Inspiration

In November 2011, I (Akshay Shankar) suffered from an Avulsion fracture. My thigh ripped the corner of my hip apart and surgery was a must. Post surgery, my doctor didn't have the time to help me with personal exercises and I was financially incapable of affording a personal physical therapist. Faced by this dilemma I did everything from attempting to go advice from my own doctor, to my own intuition and the internet. Finally, I gave up on physical therapy altogether due to the lack of a credible source of training. Now, I face a blunt ache in my hip that I may have to live with forever.

Just like the account above, the smartPhy team members have heard many friends of ours who have suffered Anterior Cruciate Ligament (ACL) tears, dislocations, etc. not pursuing long term physical therapy due to the high cost and time intensive nature of the care provided. Appointments need to be made sporadically over a long period of time, which some people can't afford. Meanwhile, people lack the motivation to perform recommended exercises themselves due to fear of incorrect form which may lead to permanent damage to the affected area.

Our team believed that we have the technology and resources available to bridge the gap between patients and physical therapists. This was our motivation for smartPhy: to give all patients the equal opportunity to reliable physical therapy for their future quality of life.

What it does

SmartPhy is a wearable that performs real time control and monitoring of the physiotherapy routine of the patient. It has two separate components i.e. the wearable and a mobile application.

The mobile application is written for Android and acts as the first user interface for the patient. On the app, the patient can view his/her exercises (with video instructions) which are specific to the patient's post surgery physical condition and are recommended by the doctor. The patient can use the app to select a workout, switch and stop a workout at any time. At the end of a workout, the user can view details of the workout on the app like number of reps logged, total time taken etc. as well as the ability to notify the doctor. The doctor can use the provided information to have a reliable record of their patient's progress not solely based of their patient's account or memory.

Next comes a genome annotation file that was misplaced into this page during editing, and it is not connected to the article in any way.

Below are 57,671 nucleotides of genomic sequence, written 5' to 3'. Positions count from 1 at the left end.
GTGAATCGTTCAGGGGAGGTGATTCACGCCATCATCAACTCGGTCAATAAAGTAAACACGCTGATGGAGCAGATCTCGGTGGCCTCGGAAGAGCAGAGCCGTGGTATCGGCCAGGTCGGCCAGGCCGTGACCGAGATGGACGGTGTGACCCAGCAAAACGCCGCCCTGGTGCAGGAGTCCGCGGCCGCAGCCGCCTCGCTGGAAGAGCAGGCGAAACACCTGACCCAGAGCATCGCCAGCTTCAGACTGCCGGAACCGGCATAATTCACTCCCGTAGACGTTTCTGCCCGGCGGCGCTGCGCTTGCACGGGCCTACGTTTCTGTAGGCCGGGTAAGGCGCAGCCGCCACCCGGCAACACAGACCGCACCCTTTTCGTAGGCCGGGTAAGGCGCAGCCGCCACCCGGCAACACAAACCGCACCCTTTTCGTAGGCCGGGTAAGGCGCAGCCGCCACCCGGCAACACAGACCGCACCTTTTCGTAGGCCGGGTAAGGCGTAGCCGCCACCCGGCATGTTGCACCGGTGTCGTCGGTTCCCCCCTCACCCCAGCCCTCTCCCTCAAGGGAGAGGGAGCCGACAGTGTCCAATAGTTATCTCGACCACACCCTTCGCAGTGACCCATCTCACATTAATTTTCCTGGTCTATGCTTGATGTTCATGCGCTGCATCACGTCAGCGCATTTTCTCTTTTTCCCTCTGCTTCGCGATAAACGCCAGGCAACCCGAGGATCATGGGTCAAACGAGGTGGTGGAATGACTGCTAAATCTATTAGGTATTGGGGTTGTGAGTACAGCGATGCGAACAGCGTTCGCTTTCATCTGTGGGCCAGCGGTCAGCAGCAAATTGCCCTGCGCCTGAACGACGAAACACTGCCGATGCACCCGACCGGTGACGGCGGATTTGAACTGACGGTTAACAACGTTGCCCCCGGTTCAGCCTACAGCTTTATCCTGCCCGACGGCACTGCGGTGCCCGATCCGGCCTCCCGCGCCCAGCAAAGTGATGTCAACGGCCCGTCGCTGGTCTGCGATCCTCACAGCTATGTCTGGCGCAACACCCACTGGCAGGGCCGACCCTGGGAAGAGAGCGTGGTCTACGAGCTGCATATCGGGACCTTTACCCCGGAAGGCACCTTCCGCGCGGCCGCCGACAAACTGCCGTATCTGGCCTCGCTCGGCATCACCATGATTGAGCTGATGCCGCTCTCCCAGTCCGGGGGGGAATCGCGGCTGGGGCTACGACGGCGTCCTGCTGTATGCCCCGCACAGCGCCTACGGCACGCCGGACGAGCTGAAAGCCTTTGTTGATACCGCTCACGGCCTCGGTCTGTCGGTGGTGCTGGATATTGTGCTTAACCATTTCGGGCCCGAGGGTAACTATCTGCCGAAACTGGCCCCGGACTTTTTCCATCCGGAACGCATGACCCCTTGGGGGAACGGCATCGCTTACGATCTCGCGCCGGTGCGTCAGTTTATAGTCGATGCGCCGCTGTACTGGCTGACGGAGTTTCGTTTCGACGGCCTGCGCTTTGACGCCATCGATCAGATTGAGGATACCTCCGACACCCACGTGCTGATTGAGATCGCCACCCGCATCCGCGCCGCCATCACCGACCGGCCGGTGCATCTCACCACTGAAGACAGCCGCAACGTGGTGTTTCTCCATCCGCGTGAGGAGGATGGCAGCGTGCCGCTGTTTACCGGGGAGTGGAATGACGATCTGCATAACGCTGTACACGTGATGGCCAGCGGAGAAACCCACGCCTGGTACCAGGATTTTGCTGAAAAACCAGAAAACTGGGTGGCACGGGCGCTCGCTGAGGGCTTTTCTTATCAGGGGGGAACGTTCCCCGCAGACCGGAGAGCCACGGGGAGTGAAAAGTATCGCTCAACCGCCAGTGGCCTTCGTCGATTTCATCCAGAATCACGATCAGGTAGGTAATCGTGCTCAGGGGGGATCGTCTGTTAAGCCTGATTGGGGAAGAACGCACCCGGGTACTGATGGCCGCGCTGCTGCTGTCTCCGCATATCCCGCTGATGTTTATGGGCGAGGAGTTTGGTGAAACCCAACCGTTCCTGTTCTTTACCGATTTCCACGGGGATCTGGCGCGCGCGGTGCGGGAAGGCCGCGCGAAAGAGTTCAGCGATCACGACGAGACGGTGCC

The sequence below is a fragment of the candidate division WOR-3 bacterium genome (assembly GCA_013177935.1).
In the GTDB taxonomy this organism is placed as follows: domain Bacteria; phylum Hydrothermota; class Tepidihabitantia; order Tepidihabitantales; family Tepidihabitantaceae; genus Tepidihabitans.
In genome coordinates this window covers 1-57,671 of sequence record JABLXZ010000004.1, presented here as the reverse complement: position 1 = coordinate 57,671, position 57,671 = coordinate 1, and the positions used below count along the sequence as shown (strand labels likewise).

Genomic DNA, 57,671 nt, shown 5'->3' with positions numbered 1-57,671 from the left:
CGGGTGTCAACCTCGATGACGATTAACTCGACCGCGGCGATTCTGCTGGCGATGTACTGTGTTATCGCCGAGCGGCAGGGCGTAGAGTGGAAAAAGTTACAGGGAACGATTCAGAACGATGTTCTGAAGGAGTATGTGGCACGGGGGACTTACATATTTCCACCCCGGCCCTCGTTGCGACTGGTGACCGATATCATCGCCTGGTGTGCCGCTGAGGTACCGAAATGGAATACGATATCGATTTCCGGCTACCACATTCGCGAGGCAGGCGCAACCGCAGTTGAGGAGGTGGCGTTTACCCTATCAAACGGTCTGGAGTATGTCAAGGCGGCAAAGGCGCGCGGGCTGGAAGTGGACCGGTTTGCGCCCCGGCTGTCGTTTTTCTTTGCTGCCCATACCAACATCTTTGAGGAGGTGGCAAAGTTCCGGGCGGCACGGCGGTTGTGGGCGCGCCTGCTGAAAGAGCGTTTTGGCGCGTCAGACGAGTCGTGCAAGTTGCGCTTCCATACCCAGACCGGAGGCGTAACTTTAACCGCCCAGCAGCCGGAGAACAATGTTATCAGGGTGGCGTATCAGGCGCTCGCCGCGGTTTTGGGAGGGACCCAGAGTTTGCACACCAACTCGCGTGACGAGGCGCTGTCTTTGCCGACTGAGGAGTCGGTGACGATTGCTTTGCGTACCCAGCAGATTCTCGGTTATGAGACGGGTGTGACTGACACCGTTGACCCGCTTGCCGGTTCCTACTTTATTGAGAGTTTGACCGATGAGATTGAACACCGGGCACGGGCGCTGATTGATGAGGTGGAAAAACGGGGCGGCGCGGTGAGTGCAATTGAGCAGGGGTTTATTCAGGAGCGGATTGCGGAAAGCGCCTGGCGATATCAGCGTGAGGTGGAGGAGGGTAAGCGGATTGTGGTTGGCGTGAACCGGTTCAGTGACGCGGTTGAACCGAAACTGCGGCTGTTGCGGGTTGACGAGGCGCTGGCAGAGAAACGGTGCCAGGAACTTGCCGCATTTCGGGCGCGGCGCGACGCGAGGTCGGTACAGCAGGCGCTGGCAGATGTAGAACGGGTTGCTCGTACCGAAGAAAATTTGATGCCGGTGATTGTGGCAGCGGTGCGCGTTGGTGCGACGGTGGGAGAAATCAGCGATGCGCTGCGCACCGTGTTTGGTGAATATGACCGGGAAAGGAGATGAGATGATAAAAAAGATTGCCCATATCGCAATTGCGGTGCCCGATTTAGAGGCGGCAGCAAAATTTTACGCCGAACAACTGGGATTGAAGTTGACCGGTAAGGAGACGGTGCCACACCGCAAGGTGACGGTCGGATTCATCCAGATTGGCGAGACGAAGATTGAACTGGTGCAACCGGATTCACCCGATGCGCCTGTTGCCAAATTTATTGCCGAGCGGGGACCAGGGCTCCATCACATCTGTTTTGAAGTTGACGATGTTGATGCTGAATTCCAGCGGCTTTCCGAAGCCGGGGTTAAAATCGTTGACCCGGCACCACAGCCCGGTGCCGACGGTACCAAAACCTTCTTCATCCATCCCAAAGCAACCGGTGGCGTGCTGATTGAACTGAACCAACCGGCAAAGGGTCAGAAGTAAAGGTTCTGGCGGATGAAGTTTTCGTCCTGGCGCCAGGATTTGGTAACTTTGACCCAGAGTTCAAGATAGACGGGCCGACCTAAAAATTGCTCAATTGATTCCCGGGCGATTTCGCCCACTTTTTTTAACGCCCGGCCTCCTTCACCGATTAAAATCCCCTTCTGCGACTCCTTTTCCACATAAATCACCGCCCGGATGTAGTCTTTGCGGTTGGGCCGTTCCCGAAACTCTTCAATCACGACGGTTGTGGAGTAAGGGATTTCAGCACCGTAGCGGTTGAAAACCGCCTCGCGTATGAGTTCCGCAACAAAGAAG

When the user starts a workout on the app, it transfers control to the wearable to monitor the workout. In addition, there is a transfer of data (initial and final configurations of the workout) as well which is performed over Bluetooth. Much like a physical instructor, it provides feedback to the patient to ensure correct execution of the exercises. In its current form, smartPhy is a knee brace that with a mounted accelerometer such that it gives the angle of the patient's calf with respect to the knee. The two kinds of feedback in the SmartPhy are haptic (using a vibration motor) and visual (using an LED) which work together to notify the real time state of the patient's routine. All of data processing occurs on a micro-controller and the results are sent back to the Android app.

How we built it